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The Powerful Secret To A Loving Relationship
by Margaret Paul, Ph.D.
If you do choose an herbal preparation, be sure to select an herbal fiber cleanse kit that utilizes psyllim fiber husks. Psyllim fiber has the ability to expand within the colon, absorbing waste and toxins as it gently passes from the body.
There are many factors that go into creating a loving relationship. Certainly it helps if two
people have some things in common regarding how they like to spend their time. It also
helps if they have common values around religion or spirituality, around politics, the
environment, abortion, and personal growth. It helps if they both eat junk food or both eat
organic food. It makes things easier if both are neat or both are messy, if both are on time
people or both are late people. Physical attraction is also quite important. It's great if they
have common values around money and spending.
Yet a couple can have all of these and still not have a loving relationship if one element is
missing. Without this essential ingredient, all the other wonderful attributes will not be
enough to make the relationship work.
This essential ingredient is about intention.
At any given moment, each of us is devoted to only one of two different intentions: to
control or to learn. When our intention is to control, our deepest motivation is to have
control over getting love, avoiding pain, and feeling safe. When our intention is to learn,
our deepest motivation is to learn about being loving to ourselves and others.
The motivation to get love rather than be loving can create havoc within a relationship.
Let's look at a typical relationship issue and see what happens regarding the two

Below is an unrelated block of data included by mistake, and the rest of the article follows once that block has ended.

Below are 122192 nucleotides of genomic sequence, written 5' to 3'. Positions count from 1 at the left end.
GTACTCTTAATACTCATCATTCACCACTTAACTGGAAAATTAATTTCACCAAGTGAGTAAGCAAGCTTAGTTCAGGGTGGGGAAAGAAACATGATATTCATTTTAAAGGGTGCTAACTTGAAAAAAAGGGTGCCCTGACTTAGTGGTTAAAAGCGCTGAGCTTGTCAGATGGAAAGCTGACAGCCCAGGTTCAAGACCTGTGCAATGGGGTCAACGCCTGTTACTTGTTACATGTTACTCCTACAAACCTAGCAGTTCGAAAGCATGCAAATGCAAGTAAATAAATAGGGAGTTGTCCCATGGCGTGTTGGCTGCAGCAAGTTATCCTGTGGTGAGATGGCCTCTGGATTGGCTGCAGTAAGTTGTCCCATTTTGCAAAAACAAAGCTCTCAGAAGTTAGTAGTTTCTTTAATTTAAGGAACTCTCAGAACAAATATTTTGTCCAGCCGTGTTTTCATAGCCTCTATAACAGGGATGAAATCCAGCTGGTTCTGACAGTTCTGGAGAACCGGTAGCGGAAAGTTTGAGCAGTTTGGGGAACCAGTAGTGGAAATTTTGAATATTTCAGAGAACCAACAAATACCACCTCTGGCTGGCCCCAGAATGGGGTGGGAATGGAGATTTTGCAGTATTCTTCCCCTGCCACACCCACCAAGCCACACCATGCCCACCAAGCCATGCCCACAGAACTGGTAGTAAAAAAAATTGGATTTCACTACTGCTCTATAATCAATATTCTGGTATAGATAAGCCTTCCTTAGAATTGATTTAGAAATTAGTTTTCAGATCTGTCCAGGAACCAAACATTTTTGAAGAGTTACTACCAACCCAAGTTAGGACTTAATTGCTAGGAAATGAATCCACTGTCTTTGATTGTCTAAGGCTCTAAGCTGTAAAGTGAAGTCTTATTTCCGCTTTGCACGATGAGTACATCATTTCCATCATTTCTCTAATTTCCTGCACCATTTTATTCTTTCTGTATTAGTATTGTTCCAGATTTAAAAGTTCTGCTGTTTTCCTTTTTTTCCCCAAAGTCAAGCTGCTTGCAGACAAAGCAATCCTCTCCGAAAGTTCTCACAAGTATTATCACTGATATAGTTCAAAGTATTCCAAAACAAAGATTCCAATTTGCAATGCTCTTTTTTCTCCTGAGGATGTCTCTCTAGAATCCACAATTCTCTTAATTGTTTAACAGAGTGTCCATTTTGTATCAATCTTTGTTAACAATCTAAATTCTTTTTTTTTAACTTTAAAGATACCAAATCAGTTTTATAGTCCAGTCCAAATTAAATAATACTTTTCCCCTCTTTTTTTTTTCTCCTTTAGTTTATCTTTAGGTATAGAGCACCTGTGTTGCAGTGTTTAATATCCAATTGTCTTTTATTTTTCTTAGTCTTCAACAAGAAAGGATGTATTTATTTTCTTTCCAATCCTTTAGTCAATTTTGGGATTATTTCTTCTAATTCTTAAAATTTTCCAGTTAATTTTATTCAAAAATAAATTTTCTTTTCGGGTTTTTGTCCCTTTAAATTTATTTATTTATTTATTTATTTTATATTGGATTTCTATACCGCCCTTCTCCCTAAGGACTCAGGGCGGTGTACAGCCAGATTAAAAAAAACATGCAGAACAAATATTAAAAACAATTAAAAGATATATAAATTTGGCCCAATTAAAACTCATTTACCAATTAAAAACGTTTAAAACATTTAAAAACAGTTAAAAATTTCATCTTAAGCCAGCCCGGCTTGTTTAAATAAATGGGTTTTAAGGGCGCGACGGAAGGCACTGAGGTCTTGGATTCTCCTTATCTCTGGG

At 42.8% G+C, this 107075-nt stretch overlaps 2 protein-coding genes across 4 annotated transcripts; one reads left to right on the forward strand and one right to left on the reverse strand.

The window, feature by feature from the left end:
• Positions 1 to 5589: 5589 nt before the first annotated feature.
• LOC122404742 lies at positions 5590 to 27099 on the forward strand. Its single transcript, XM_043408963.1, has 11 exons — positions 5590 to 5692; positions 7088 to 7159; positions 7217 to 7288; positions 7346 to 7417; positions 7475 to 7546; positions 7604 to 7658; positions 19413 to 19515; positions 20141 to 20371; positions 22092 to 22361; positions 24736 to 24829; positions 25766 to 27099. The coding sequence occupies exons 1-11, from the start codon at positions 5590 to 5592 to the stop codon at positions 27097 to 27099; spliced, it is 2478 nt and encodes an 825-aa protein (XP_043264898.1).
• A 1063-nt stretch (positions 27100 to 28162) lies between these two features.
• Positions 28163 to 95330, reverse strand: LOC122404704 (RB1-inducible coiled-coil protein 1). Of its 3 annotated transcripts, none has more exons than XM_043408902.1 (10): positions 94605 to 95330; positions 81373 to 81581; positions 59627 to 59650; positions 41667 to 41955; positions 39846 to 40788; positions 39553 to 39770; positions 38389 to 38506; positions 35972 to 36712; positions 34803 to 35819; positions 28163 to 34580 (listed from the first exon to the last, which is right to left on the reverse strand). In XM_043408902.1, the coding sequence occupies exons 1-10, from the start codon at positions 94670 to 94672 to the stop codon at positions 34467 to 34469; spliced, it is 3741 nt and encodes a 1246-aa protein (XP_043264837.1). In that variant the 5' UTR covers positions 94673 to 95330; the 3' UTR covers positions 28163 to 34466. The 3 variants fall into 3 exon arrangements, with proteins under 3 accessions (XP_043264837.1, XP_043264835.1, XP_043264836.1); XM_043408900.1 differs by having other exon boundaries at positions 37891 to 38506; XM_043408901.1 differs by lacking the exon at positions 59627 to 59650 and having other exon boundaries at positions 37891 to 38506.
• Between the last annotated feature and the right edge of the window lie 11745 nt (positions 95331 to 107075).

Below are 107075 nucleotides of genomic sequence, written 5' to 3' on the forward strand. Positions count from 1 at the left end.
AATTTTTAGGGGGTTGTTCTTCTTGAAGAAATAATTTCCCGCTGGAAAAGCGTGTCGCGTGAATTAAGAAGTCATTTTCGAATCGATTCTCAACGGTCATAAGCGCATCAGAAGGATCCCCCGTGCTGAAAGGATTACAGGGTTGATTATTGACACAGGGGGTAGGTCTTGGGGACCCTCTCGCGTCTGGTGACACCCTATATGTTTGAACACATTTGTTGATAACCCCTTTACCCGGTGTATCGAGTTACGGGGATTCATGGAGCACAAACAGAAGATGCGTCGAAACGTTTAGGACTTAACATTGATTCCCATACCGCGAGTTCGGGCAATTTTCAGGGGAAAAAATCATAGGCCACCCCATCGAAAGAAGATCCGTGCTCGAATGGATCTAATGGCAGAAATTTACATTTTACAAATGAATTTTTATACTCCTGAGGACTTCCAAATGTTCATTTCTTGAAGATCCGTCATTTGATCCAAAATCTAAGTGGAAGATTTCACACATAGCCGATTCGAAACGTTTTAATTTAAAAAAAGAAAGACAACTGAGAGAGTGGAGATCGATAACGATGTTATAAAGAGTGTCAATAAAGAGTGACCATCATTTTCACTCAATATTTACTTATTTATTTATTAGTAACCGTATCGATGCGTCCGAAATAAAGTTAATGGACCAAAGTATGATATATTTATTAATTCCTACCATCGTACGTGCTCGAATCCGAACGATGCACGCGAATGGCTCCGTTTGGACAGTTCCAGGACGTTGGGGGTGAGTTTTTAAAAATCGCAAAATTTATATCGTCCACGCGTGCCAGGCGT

different intentions. Jason and Samantha are feeling emotionally distant from each other,
and they haven't made love in a month. The problem started when Samantha stated that
she wanted to take an expensive vacation and Jason objected. Samantha got angry,
Jason gave in, and they have been distant ever since.
Samantha's intention was to have control over getting what she wanted. She equates an
expensive vacation with love - if Jason does this for her, then he proves his love for her.
She used her anger as a way to have control over getting what she wants. She wants
control over feeling special to Jason.
Jason's intention is to avoid pain. He gave himself up to have control over Samantha not
being angry with him. He hopes that by giving Samantha what she wants, she will see
him as a good and loving husband.
However, because both Jason and Samantha were trying to control each other rather
than be loving to themselves and each other, their interaction created emotional distance.
What would this have looked like if their intention had been to learn?
If Samantha's intent had been to learn, she would not have gotten angry. Instead, she
would have wanted to understand Jason's objections. If Jason's intention had been to
learn, he would not have given himself up. Instead he would have wanted to understand
why this particular vacation was so important to Samantha. Both Samantha and Jason
would have been caring about themselves and each other, rather than wanting to get
love or avoid pain. In their mutual exploration about why they each felt the way they did,
they would have learned what they needed to learn - about themselves and each other -
to reach a win-win resolution. Instead of Samantha ostensibly winning and Jason losing,
they would have come up with something both of them could live with. With some
exploration of his financial fears, Jason might have decided that the vacation Samantha
wanted would be fine. With understand of Jason's financial concerns, Samantha might
have decided on a less expensive vacation. In either case, both of them would have felt
fine about the outcome.
No matter how much Jason and Samantha have in common or are attracted to each
other, their love will diminish when their intent is to control rather than learn. It's amazing
how quickly love vanishes when one or both partners have the intent to control. It's
equally amazing how fast it comes back when both partners have the intent to learn.
Margaret Paul, Ph.D. is the best-selling author and
co-author of eight books, including "Do I Have To Give Up Me
To Be Loved By You?" and "Healing Your Aloneness." She is
the co-creator of the powerful Inner Bonding healing
process. Learn Inner Bonding now! Visit her web site for a
FREE Inner Bonding course: http://www.innerbonding.com or
email her at mailto:email@example.com. Phone
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